sang they forgot it, and let it suffer want in the cage; now,
they cried over it and covered it with flowers. The piece of
turf, with the little daisy in it, was thrown out on the dusty
highway. Nobody thought of the flower which had felt so much
for the bird and had so greatly desired to comfort it.

                            THE END


1 farmhouse kt1zIk     
  • We fell for the farmhouse as soon as we saw it.我们对那所农舍一见倾心。
  • We put up for the night at a farmhouse.我们在一间农舍投宿了一夜。
2 petals f346ae24f5b5778ae3e2317a33cd8d9b     
n.花瓣( petal的名词复数 )
  • white petals tinged with blue 略带蓝色的白花瓣
  • The petals of many flowers expand in the sunshine. 许多花瓣在阳光下开放。 来自《现代英汉综合大词典》
3 lark r9Fza     
  • He thinks it cruel to confine a lark in a cage.他认为把云雀关在笼子里太残忍了。
  • She lived in the village with her grandparents as cheerful as a lark.她同祖父母一起住在乡间非常快活。
4 envious n8SyX     
  • I don't think I'm envious of your success.我想我并不嫉妒你的成功。
  • She is envious of Jane's good looks and covetous of her car.她既忌妒简的美貌又垂涎她的汽车。
5 fragrance 66ryn     
  • The apple blossoms filled the air with their fragrance.苹果花使空气充满香味。
  • The fragrance of lavender filled the room.房间里充满了薰衣草的香味。
6 puffed 72b91de7f5a5b3f6bdcac0d30e24f8ca     
adj.疏松的v.使喷出( puff的过去式和过去分词 );喷着汽(或烟)移动;吹嘘;吹捧
  • He lit a cigarette and puffed at it furiously. 他点燃了一支香烟,狂吸了几口。 来自《简明英汉词典》
  • He felt grown-up, puffed up with self-importance. 他觉得长大了,便自以为了不起。 来自《简明英汉词典》
7 standing 2hCzgo     
  • After the earthquake only a few houses were left standing.地震过后只有几幢房屋还立着。
  • They're standing out against any change in the law.他们坚决反对对法律做任何修改。
8 hopped 91b136feb9c3ae690a1c2672986faa1c     
跳上[下]( hop的过去式和过去分词 ); 单足蹦跳; 齐足(或双足)跳行; 摘葎草花
  • He hopped onto a car and wanted to drive to town. 他跳上汽车想开向市区。
  • He hopped into a car and drove to town. 他跳进汽车,向市区开去。
9 beak 8y1zGA     
  • The bird had a worm in its beak.鸟儿嘴里叼着一条虫。
  • This bird employs its beak as a weapon.这种鸟用嘴作武器。
10 vexed fd1a5654154eed3c0a0820ab54fb90a7     
adj.争论不休的;(指问题等)棘手的;争论不休的问题;烦恼的v.使烦恼( vex的过去式和过去分词 );使苦恼;使生气;详细讨论
  • The conference spent days discussing the vexed question of border controls. 会议花了几天的时间讨论边境关卡这个难题。
  • He was vexed at his failure. 他因失败而懊恼。 来自《现代汉英综合大词典》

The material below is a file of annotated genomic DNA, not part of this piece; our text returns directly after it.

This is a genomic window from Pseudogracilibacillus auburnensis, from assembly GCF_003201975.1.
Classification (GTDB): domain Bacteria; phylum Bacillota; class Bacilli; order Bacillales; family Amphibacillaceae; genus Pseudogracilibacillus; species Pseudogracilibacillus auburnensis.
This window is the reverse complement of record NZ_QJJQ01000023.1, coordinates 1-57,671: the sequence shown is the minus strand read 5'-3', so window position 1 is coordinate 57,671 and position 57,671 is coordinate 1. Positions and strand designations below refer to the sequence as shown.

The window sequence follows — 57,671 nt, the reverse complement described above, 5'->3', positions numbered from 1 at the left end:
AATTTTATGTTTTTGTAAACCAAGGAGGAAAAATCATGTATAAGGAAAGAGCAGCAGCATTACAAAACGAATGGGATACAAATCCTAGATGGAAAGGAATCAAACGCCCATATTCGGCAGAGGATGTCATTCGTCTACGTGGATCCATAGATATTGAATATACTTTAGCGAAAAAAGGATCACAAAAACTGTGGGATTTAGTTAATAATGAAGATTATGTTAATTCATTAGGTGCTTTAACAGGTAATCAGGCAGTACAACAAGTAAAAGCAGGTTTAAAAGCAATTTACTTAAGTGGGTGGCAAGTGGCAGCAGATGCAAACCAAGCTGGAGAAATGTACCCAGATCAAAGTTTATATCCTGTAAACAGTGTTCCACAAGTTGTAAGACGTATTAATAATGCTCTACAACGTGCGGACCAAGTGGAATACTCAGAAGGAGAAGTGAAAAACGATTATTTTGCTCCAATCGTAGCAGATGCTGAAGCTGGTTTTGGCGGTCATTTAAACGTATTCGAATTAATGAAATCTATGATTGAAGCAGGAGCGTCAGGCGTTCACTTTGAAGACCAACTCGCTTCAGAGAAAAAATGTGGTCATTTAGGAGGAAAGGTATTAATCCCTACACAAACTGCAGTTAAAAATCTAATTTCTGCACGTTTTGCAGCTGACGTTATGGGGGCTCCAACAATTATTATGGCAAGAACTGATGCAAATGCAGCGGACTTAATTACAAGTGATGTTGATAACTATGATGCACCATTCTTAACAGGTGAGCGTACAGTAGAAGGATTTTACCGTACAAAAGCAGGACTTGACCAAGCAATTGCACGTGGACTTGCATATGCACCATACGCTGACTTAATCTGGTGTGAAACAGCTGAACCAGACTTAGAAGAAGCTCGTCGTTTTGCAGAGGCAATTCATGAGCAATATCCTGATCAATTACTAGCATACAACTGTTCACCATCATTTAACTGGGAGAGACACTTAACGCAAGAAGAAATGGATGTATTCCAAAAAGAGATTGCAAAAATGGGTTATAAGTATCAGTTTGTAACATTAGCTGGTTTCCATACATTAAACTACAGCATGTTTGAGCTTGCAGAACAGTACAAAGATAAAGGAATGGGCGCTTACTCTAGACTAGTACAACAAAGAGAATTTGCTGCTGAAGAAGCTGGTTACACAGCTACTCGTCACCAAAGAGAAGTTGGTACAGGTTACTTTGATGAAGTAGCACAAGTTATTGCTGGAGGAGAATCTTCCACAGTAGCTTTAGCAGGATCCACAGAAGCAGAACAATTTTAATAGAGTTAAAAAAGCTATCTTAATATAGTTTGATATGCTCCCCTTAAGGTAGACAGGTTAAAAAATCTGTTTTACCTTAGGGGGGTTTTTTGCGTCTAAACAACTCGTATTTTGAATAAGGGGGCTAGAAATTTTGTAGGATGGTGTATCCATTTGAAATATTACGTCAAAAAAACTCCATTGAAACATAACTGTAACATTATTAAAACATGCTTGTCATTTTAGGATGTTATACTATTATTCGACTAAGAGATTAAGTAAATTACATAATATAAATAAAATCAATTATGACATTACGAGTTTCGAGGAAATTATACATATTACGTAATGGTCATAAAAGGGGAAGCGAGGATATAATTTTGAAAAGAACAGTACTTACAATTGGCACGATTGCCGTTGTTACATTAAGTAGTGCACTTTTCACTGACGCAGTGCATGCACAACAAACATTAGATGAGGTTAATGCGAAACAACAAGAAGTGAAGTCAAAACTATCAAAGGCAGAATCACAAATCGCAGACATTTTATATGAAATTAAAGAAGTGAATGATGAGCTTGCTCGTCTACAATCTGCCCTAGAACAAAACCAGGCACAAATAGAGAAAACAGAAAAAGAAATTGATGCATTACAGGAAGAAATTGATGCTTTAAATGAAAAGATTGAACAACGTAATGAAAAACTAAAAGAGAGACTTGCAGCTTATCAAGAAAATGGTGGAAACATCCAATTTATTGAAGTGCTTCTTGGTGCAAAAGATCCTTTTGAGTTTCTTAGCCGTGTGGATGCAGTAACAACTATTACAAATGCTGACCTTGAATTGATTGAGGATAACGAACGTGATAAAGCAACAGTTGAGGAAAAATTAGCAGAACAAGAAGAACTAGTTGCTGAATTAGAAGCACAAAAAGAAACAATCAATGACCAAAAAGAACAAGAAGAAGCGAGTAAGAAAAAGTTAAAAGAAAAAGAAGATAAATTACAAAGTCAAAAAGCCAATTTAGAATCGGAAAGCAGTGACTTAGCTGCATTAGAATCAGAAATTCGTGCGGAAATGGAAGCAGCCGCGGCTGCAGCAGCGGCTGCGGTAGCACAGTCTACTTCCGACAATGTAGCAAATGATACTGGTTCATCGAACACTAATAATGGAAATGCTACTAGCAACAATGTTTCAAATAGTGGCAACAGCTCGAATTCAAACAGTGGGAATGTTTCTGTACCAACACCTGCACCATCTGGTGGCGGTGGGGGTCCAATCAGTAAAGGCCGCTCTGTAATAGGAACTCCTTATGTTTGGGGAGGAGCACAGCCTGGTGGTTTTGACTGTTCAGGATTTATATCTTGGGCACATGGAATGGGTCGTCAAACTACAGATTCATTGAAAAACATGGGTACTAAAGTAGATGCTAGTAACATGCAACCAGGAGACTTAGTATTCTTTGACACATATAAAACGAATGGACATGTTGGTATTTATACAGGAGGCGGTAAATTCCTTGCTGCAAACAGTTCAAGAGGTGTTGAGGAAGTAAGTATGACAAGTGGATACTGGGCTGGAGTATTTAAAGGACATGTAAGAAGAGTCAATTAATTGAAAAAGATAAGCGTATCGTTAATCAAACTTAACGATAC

11 forth Hzdz2     
  • The wind moved the trees gently back and forth.风吹得树轻轻地来回摇晃。
  • He gave forth a series of works in rapid succession.他很快连续发表了一系列的作品。
12 entirely entirely     
  • The fire was entirely caused by their neglect of duty. 那场火灾完全是由于他们失职而引起的。
  • His life was entirely given up to the educational work. 他的一生统统献给了教育工作。
13 lamenting 6491a9a531ff875869932a35fccf8e7d     
adj.悲伤的,悲哀的v.(为…)哀悼,痛哭,悲伤( lament的现在分词 )
  • Katydids were lamenting fall's approach. 蝈蝈儿正为秋天临近而哀鸣。 来自《现代汉英综合大词典》
  • Lamenting because the papers hadn't been destroyed and the money kept. 她正在吃后悔药呢,后悔自己没有毁了那张字条,把钱昧下来! 来自英汉文学 - 败坏赫德莱堡
14 alas Rx8z1     
  • Alas!The window is broken!哎呀!窗子破了!
  • Alas,the truth is less romantic.然而,真理很少带有浪漫色彩。
15 fragrant z6Yym     
  • The Fragrant Hills are exceptionally beautiful in late autumn.深秋的香山格外美丽。
  • The air was fragrant with lavender.空气中弥漫薰衣草香。
16 anguish awZz0     
  • She cried out for anguish at parting.分手时,她由于痛苦而失声大哭。
  • The unspeakable anguish wrung his heart.难言的痛苦折磨着他的心。
17 bent QQ8yD     
  • He was fully bent upon the project.他一心扑在这项计划上。
  • We bent over backward to help them.我们尽了最大努力帮助他们。
18 longing 98bzd     
  • Hearing the tune again sent waves of longing through her.再次听到那首曲子使她胸中充满了渴望。
  • His heart burned with longing for revenge.他心中燃烧着急欲复仇的怒火。
19 adorned 1e50de930eb057fcf0ac85ca485114c8     
  • The walls were adorned with paintings. 墙上装饰了绘画。
  • And his coat was adorned with a flamboyant bunch of flowers. 他的外套上面装饰着一束艳丽刺目的鲜花。